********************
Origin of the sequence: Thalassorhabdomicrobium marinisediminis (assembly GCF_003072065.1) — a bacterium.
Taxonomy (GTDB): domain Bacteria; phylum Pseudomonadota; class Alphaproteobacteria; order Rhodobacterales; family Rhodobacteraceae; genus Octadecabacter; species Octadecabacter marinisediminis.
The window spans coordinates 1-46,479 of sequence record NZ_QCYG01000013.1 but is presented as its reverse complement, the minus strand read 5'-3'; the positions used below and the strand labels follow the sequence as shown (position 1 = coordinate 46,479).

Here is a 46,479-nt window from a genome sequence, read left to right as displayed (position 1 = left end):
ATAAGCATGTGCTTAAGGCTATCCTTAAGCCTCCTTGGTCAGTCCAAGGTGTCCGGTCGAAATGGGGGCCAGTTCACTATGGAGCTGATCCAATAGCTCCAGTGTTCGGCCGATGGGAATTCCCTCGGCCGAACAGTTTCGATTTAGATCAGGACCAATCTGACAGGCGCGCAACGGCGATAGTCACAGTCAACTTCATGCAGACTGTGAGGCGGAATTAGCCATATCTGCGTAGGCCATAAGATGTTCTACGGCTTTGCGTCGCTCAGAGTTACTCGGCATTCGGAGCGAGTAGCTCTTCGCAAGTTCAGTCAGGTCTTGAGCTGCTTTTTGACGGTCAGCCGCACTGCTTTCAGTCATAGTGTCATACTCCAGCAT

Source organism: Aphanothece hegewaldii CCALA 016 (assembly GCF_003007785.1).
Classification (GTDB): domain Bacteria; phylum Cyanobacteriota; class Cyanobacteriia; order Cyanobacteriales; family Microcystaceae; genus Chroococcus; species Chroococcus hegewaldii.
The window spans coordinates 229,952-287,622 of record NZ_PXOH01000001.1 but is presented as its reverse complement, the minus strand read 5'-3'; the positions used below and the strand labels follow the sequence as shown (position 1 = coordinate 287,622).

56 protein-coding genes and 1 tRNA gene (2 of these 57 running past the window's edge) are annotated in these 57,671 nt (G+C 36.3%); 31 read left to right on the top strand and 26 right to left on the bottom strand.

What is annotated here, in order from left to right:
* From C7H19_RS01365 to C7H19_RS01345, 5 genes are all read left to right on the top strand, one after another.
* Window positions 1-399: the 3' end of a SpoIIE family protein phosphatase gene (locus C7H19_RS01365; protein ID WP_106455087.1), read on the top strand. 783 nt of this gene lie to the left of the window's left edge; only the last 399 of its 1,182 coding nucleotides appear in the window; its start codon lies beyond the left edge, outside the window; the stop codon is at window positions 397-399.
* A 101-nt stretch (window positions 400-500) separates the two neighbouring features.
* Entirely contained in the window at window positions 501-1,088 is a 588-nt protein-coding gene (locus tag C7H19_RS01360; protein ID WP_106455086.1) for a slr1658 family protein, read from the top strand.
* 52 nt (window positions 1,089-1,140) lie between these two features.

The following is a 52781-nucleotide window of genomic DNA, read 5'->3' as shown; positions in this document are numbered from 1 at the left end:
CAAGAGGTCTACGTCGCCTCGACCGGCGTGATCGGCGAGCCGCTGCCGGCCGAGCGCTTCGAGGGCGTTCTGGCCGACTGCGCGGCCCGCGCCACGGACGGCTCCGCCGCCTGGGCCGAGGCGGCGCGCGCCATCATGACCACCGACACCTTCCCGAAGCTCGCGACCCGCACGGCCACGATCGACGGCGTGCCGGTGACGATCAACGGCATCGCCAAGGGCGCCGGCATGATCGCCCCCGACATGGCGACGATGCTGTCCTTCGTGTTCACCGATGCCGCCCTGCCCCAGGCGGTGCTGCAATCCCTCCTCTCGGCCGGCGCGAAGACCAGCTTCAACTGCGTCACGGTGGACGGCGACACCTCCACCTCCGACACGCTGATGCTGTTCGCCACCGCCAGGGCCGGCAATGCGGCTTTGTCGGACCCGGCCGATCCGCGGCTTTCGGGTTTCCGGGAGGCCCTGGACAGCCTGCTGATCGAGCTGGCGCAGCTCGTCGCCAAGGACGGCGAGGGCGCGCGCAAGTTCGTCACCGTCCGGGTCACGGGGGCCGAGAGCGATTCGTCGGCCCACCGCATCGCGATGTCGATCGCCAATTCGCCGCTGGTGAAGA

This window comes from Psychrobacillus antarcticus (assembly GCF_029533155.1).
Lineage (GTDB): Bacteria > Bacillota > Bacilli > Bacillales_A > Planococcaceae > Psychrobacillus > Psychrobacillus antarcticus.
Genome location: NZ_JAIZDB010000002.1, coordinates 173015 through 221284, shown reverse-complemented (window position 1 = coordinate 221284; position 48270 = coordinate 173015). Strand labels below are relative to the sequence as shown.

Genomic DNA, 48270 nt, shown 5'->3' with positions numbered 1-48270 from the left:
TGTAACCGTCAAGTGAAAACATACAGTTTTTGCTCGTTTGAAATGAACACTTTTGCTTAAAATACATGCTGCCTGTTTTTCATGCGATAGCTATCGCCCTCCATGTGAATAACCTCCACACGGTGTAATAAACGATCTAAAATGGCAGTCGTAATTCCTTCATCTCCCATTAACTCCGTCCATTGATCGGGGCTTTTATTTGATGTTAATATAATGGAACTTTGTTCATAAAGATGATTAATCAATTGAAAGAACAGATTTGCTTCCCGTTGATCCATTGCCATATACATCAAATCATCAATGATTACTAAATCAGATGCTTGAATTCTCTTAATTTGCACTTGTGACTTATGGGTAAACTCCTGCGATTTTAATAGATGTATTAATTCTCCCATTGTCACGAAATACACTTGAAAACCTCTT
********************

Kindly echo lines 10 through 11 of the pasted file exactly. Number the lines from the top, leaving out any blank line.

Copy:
What is annotated here, in order from left to right:
* From C7H19_RS01365 to C7H19_RS01345, 5 genes are all read left to right on the top strand, one after another.